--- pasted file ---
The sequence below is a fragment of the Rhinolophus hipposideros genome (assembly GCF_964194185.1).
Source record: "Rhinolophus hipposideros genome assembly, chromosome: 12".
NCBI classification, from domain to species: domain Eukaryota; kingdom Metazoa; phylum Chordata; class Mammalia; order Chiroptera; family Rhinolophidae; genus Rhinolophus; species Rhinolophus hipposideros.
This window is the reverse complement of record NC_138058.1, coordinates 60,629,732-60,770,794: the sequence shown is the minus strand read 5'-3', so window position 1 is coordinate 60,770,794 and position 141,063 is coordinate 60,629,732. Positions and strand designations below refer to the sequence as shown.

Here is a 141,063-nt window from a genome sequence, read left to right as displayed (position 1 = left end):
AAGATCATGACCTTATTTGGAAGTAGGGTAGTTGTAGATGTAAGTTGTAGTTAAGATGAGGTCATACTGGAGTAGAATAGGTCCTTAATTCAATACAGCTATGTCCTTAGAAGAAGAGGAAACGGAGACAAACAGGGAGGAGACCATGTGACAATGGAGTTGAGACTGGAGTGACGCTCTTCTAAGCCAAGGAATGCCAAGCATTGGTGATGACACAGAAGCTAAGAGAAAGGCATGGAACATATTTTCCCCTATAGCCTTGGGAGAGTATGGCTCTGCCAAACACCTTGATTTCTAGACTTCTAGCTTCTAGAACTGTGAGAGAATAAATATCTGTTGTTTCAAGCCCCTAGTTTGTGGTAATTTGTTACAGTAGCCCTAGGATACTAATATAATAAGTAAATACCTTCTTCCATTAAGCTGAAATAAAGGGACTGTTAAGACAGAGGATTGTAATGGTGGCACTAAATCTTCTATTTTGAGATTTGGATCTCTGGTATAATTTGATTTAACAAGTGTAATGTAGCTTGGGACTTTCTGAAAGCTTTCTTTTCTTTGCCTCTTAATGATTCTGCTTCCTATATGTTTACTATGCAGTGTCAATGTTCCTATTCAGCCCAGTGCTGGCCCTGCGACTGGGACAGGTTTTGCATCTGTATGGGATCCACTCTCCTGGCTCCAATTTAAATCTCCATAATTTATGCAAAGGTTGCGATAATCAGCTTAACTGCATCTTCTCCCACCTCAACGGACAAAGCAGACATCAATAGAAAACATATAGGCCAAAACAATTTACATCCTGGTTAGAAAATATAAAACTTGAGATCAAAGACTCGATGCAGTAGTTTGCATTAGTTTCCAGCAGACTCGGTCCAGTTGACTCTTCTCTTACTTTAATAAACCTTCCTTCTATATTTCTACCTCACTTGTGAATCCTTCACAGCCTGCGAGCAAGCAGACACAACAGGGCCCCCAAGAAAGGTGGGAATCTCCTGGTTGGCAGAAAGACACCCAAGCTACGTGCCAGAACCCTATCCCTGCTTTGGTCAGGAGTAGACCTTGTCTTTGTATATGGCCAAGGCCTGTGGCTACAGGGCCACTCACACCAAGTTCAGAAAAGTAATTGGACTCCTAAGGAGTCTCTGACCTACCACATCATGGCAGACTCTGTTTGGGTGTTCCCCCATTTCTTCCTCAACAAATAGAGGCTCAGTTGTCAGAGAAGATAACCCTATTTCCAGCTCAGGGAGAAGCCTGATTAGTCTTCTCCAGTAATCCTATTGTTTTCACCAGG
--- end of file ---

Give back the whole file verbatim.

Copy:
The sequence below is a fragment of the Rhinolophus hipposideros genome (assembly GCF_964194185.1).
Source record: "Rhinolophus hipposideros genome assembly, chromosome: 12".
NCBI classification, from domain to species: domain Eukaryota; kingdom Metazoa; phylum Chordata; class Mammalia; order Chiroptera; family Rhinolophidae; genus Rhinolophus; species Rhinolophus hipposideros.
This window is the reverse complement of record NC_138058.1, coordinates 60,629,732-60,770,794: the sequence shown is the minus strand read 5'-3', so window position 1 is coordinate 60,770,794 and position 141,063 is coordinate 60,629,732. Positions and strand designations below refer to the sequence as shown.

Here is a 141,063-nt window from a genome sequence, read left to right as displayed (position 1 = left end):
AAGATCATGACCTTATTTGGAAGTAGGGTAGTTGTAGATGTAAGTTGTAGTTAAGATGAGGTCATACTGGAGTAGAATAGGTCCTTAATTCAATACAGCTATGTCCTTAGAAGAAGAGGAAACGGAGACAAACAGGGAGGAGACCATGTGACAATGGAGTTGAGACTGGAGTGACGCTCTTCTAAGCCAAGGAATGCCAAGCATTGGTGATGACACAGAAGCTAAGAGAAAGGCATGGAACATATTTTCCCCTATAGCCTTGGGAGAGTATGGCTCTGCCAAACACCTTGATTTCTAGACTTCTAGCTTCTAGAACTGTGAGAGAATAAATATCTGTTGTTTCAAGCCCCTAGTTTGTGGTAATTTGTTACAGTAGCCCTAGGATACTAATATAATAAGTAAATACCTTCTTCCATTAAGCTGAAATAAAGGGACTGTTAAGACAGAGGATTGTAATGGTGGCACTAAATCTTCTATTTTGAGATTTGGATCTCTGGTATAATTTGATTTAACAAGTGTAATGTAGCTTGGGACTTTCTGAAAGCTTTCTTTTCTTTGCCTCTTAATGATTCTGCTTCCTATATGTTTACTATGCAGTGTCAATGTTCCTATTCAGCCCAGTGCTGGCCCTGCGACTGGGACAGGTTTTGCATCTGTATGGGATCCACTCTCCTGGCTCCAATTTAAATCTCCATAATTTATGCAAAGGTTGCGATAATCAGCTTAACTGCATCTTCTCCCACCTCAACGGACAAAGCAGACATCAATAGAAAACATATAGGCCAAAACAATTTACATCCTGGTTAGAAAATATAAAACTTGAGATCAAAGACTCGATGCAGTAGTTTGCATTAGTTTCCAGCAGACTCGGTCCAGTTGACTCTTCTCTTACTTTAATAAACCTTCCTTCTATATTTCTACCTCACTTGTGAATCCTTCACAGCCTGCGAGCAAGCAGACACAACAGGGCCCCCAAGAAAGGTGGGAATCTCCTGGTTGGCAGAAAGACACCCAAGCTACGTGCCAGAACCCTATCCCTGCTTTGGTCAGGAGTAGACCTTGTCTTTGTATATGGCCAAGGCCTGTGGCTACAGGGCCACTCACACCAAGTTCAGAAAAGTAATTGGACTCCTAAGGAGTCTCTGACCTACCACATCATGGCAGACTCTGTTTGGGTGTTCCCCCATTTCTTCCTCAACAAATAGAGGCTCAGTTGTCAGAGAAGATAACCCTATTTCCAGCTCAGGGAGAAGCCTGATTAGTCTTCTCCAGTAATCCTATTGTTTTCACCAGG